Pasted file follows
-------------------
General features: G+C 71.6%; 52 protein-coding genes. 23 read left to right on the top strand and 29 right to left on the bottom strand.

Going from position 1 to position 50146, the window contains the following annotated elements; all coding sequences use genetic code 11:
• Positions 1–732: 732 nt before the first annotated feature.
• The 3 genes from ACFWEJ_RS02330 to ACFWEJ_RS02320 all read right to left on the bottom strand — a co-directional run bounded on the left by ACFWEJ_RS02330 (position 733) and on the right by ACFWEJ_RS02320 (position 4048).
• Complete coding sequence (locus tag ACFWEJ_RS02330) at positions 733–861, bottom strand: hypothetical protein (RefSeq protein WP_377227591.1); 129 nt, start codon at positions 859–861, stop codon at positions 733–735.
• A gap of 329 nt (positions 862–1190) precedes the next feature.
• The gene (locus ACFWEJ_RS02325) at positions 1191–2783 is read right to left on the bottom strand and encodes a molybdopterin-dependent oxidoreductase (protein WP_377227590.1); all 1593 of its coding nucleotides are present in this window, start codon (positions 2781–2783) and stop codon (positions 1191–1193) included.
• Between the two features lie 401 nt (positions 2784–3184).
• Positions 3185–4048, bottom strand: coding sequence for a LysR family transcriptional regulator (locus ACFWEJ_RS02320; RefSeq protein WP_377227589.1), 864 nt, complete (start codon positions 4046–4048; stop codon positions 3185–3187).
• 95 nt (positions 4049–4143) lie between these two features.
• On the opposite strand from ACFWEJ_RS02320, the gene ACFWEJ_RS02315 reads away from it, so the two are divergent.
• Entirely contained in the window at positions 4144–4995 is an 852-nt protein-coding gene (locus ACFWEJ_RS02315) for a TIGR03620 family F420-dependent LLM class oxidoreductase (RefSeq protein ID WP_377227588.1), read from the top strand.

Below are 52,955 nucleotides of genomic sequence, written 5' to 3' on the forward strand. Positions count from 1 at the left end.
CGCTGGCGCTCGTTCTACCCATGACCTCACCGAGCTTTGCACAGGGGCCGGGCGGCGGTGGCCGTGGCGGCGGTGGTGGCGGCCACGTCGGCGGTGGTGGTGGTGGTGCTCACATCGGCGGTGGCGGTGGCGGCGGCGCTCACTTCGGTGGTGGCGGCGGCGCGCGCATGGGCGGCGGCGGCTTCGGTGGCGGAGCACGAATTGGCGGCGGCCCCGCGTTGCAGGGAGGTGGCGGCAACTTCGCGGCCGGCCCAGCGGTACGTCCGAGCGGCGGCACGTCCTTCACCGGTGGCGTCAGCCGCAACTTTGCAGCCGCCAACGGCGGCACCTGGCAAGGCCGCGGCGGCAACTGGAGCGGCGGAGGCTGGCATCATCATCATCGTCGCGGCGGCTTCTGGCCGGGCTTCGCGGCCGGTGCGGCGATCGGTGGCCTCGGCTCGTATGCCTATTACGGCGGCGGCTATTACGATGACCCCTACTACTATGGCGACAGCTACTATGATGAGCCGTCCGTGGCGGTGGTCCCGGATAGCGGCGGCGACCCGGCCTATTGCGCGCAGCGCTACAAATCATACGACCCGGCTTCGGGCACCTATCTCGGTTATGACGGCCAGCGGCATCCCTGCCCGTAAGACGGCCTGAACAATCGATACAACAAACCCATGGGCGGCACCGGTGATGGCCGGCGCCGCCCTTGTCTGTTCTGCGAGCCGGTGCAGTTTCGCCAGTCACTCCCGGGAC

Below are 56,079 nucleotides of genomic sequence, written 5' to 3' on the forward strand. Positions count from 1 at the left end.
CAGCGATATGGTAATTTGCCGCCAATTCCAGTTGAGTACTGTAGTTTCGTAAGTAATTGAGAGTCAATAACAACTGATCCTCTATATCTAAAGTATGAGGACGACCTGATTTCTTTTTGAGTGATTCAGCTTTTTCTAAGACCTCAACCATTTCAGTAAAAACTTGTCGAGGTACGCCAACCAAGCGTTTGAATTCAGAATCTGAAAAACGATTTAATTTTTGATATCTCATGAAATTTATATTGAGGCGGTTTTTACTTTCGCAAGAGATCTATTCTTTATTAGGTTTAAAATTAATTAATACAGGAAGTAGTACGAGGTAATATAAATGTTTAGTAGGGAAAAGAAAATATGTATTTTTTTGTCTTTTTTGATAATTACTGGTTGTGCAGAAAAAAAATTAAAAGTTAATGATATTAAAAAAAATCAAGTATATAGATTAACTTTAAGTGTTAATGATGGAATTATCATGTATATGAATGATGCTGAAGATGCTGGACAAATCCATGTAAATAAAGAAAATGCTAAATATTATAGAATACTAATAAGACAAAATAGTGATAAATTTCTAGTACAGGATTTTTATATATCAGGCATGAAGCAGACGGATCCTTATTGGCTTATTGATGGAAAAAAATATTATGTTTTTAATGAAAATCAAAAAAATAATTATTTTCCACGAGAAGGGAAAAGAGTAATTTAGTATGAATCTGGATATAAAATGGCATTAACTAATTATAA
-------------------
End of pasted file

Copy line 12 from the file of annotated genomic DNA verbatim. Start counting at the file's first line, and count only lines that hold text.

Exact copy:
• Entirely contained in the window at positions 4144–4995 is an 852-nt protein-coding gene (locus ACFWEJ_RS02315) for a TIGR03620 family F420-dependent LLM class oxidoreductase (RefSeq protein ID WP_377227588.1), read from the top strand.